We don’t usually think about it, but it is possible to die of fright or to die of a broken heart. Every vital organ system is closely tied in through the autonomic nervous system, with our emotional system. In fact, however, people rarely die from emotional upsets. A fundamental reason for such rarity, despite the extent of fearful circumstances that children face, is the built‐in “safety valve” that we call “dissociation.”
Dissociation is defined as “a disruption in the usually integrated functions of consciousness, memory, identity, or perception of the environment.” Dissociation helps us do more than one thing at once. We can go on autopilot and automatically complete tasks that we have previously learned well, while we are focused on something else. This increase in efficiency may help explain why we evolved the ability.
Traumatized people make special use of this capacity. There are different ways that people dissociate. Fainting is an extreme form of simply stopping consciousness. Psychogenic fainting is the brain’s way of saying, “I can’t handle this.” But we can also split off memories from conscious awareness, as we have already discussed, and develop “amnesia.” Rarely, someone can develop amnesia for their entire identity and begin a separate life – a fugue state. More commonly people develop amnesia for parts of their lives or just for parts of certain overwhelming experiences.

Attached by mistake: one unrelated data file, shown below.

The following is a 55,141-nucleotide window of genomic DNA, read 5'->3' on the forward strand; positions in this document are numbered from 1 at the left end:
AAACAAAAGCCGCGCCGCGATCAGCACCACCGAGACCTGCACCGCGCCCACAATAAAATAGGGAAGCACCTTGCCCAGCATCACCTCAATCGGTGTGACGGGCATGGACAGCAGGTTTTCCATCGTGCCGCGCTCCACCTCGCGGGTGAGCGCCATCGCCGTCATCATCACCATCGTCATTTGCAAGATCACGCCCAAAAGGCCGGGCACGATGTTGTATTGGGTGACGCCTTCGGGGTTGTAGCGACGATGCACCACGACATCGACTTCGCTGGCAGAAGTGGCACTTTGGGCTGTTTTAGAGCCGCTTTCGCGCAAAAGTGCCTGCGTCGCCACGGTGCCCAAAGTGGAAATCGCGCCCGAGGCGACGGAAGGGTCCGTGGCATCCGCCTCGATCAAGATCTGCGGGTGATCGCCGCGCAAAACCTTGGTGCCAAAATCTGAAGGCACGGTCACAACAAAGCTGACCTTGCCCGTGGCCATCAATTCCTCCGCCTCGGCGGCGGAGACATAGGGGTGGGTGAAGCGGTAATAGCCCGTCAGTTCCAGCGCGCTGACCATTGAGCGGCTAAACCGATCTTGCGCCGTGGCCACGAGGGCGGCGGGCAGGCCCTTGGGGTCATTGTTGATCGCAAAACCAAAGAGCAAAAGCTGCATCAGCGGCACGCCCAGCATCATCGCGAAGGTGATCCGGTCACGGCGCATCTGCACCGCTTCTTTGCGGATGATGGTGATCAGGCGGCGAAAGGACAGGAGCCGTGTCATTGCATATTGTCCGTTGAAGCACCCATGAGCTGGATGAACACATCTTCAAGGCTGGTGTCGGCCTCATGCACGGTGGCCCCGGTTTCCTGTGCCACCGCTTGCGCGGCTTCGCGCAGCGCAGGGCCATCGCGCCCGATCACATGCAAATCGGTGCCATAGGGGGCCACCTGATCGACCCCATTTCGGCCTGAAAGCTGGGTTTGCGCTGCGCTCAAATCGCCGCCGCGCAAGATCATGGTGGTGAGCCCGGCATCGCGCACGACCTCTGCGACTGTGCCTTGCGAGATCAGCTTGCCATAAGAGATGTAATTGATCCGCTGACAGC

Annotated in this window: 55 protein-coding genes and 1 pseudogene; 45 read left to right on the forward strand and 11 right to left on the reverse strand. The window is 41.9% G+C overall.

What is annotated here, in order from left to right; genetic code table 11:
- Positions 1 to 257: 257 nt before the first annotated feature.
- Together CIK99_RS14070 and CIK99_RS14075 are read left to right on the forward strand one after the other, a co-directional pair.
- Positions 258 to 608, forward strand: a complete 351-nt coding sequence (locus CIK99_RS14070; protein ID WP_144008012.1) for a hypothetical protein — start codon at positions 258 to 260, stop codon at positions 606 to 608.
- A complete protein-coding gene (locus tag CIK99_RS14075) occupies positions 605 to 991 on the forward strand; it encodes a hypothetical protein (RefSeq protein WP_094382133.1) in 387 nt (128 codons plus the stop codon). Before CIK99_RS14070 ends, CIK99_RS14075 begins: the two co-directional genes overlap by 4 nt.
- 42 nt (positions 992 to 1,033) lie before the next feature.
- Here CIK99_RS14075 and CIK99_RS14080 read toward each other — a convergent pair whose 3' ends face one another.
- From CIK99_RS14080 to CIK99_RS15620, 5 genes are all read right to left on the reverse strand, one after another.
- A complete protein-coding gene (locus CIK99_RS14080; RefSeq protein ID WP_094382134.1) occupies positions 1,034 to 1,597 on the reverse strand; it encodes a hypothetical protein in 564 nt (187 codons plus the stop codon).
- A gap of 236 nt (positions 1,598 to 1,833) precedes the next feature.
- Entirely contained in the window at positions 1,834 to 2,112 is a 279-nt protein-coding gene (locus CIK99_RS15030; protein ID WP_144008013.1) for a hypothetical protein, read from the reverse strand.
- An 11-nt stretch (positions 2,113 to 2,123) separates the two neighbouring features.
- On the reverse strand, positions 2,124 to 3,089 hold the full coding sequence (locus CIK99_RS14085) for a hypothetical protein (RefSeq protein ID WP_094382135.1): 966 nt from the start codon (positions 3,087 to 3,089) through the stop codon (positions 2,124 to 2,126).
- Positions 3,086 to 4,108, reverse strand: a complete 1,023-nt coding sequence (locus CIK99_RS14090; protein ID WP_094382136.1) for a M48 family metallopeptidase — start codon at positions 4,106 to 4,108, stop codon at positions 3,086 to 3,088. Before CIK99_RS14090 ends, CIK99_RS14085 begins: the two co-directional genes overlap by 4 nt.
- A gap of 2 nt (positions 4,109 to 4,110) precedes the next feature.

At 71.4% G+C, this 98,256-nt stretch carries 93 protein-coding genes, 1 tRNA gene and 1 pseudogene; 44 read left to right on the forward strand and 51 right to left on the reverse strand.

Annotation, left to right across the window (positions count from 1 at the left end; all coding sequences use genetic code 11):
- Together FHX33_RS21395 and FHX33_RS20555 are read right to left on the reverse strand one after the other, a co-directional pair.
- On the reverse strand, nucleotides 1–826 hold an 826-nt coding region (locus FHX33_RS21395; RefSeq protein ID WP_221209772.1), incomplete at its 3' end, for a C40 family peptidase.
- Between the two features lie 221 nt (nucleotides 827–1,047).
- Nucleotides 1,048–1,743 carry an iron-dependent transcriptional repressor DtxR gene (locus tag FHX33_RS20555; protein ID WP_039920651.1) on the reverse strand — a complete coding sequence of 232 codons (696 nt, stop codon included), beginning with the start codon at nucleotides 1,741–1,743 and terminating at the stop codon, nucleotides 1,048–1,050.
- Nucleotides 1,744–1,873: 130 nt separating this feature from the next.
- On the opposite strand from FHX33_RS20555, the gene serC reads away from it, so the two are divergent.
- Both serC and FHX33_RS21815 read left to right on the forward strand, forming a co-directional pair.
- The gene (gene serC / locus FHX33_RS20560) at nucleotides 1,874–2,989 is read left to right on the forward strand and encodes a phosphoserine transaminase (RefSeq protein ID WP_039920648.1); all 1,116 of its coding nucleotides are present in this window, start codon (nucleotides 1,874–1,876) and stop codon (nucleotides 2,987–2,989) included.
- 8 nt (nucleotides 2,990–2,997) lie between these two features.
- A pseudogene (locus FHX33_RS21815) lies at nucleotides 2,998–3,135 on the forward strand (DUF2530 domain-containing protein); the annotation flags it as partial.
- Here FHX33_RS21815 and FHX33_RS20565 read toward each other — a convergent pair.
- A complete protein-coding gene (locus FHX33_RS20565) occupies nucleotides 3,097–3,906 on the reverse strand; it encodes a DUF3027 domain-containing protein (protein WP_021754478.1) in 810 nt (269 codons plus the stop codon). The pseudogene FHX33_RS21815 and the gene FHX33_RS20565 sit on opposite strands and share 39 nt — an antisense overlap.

But there is another way we can dissociate that is so common that almost everyone does it – splitting off experience from our feelings about that experience. In its most extreme form, this is called “emotional numbing.” So commonly do human beings cut off feelings about what happened to them while still remembering everything, that often we have to look closely at the person before we see something is wrong - they do not feel the emotions that would normally be expected under the circumstances. In such cases, instead of seeing the emotional numbing that has occurred to the person, we will make comments about “how well Sheila is coping with her loss” or “how extraordinary it is that John never seems to get ruffled, even if someone is yelling at him.” But Sheila and John are not necessarily“coping well”‐they may be dissociated from their feelings and their capacity for normal emotional interaction may be consequently diminished.